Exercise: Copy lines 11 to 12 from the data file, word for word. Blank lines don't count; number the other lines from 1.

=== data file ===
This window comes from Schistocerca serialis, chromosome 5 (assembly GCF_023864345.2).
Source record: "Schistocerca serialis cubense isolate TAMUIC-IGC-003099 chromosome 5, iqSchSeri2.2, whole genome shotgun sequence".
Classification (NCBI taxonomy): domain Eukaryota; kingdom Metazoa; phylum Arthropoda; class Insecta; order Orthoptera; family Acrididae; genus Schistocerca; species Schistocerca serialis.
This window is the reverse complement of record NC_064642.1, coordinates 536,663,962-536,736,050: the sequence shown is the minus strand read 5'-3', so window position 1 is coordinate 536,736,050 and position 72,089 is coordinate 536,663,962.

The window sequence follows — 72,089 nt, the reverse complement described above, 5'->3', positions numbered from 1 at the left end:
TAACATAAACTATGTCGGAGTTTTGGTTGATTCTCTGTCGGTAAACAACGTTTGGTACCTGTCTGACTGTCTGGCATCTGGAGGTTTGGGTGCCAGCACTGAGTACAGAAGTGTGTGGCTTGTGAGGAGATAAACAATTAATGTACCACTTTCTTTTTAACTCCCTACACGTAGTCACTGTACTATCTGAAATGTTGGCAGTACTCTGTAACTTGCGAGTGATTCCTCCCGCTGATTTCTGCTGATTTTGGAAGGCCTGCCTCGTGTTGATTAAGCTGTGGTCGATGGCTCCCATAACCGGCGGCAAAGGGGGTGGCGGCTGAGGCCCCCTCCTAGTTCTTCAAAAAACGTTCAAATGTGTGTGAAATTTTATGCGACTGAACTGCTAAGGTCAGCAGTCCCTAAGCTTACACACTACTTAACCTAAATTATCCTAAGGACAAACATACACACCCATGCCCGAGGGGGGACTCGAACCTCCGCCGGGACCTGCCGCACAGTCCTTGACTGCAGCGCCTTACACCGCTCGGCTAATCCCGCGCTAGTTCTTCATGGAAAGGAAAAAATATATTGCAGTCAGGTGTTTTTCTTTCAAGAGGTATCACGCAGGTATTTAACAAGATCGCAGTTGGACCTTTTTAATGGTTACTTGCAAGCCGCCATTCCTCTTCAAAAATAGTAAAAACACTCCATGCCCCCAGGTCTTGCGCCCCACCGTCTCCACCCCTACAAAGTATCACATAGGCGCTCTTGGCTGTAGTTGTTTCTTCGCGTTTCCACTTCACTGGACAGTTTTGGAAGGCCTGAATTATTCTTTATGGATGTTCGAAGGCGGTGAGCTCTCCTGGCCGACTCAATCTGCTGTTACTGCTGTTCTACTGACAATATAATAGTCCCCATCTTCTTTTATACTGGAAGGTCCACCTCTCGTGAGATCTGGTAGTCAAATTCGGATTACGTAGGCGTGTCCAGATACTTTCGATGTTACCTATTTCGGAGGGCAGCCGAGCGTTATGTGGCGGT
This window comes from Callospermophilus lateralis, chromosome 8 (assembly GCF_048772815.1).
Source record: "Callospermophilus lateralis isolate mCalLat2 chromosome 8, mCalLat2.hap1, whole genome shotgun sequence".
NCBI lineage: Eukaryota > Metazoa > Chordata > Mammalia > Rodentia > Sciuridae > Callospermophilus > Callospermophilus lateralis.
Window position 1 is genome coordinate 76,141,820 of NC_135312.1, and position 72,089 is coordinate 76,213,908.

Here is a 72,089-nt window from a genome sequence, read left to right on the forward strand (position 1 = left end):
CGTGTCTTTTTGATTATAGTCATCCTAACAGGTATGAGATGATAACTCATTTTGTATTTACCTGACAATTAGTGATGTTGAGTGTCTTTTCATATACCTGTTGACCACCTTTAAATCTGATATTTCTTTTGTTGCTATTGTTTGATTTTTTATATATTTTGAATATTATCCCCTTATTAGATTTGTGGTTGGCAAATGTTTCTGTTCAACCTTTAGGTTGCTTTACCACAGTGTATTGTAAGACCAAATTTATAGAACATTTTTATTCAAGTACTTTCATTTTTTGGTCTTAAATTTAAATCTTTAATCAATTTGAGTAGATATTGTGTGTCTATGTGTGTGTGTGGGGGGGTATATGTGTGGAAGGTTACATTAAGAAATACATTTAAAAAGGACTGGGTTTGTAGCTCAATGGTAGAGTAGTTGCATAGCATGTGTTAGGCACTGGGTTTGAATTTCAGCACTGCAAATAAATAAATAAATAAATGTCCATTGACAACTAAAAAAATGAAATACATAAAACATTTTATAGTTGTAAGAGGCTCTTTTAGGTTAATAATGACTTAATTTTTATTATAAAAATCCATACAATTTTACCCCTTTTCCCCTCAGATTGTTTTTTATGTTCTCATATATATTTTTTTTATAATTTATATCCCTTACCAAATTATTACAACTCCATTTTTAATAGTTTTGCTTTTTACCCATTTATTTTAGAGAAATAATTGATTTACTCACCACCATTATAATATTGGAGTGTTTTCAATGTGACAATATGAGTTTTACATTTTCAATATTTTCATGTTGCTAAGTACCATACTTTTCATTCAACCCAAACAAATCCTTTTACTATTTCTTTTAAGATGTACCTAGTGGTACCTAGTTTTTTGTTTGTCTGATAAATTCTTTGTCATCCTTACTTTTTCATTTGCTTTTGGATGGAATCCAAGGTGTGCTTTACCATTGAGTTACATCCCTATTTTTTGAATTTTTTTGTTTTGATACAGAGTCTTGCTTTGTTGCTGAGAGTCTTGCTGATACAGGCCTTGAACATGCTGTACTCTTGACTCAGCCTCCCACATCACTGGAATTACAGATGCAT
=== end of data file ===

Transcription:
Here is a 72,089-nt window from a genome sequence, read left to right on the forward strand (position 1 = left end):
CGTGTCTTTTTGATTATAGTCATCCTAACAGGTATGAGATGATAACTCATTTTGTATTTACCTGACAATTAGTGATGTTGAGTGTCTTTTCATATACCTGTTGACCACCTTTAAATCTGATATTTCTTTTGTTGCTATTGTTTGATTTTTTATATATTTTGAATATTATCCCCTTATTAGATTTGTGGTTGGCAAATGTTTCTGTTCAACCTTTAGGTTGCTTTACCACAGTGTATTGTAAGACCAAATTTATAGAACATTTTTATTCAAGTACTTTCATTTTTTGGTCTTAAATTTAAATCTTTAATCAATTTGAGTAGATATTGTGTGTCTATGTGTGTGTGTGGGGGGGTATATGTGTGGAAGGTTACATTAAGAAATACATTTAAAAAGGACTGGGTTTGTAGCTCAATGGTAGAGTAGTTGCATAGCATGTGTTAGGCACTGGGTTTGAATTTCAGCACTGCAAATAAATAAATAAATAAATGTCCATTGACAACTAAAAAAATGAAATACATAAAACATTTTATAGTTGTAAGAGGCTCTTTTAGGTTAATAATGACTTAATTTTTATTATAAAAATCCATACAATTTTACCCCTTTTCCCCTCAGATTGTTTTTTATGTTCTCATATATATTTTTTTTATAATTTATATCCCTTACCAAATTATTACAACTCCATTTTTAATAGTTTTGCTTTTTACCCATTTATTTTAGAGAAATAATTGATTTACTCACCACCATTATAATATTGGAGTGTTTTCAATGTGACAATATGAGTTTTACATTTTCAATATTTTCATGTTGCTAAGTACCATACTTTTCATTCAACCCAAACAAATCCTTTTACTATTTCTTTTAAGATGTACCTAGTGGTACCTAGTTTTTTGTTTGTCTGATAAATTCTTTGTCATCCTTACTTTTTCATTTGCTTTTGGATGGAATCCAAGGTGTGCTTTACCATTGAGTTACATCCCTATTTTTTGAATTTTTTTGTTTTGATACAGAGTCTTGCTTTGTTGCTGAGAGTCTTGCTGATACAGGCCTTGAACATGCTGTACTCTTGACTCAGCCTCCCACATCACTGGAATTACAGATGCAT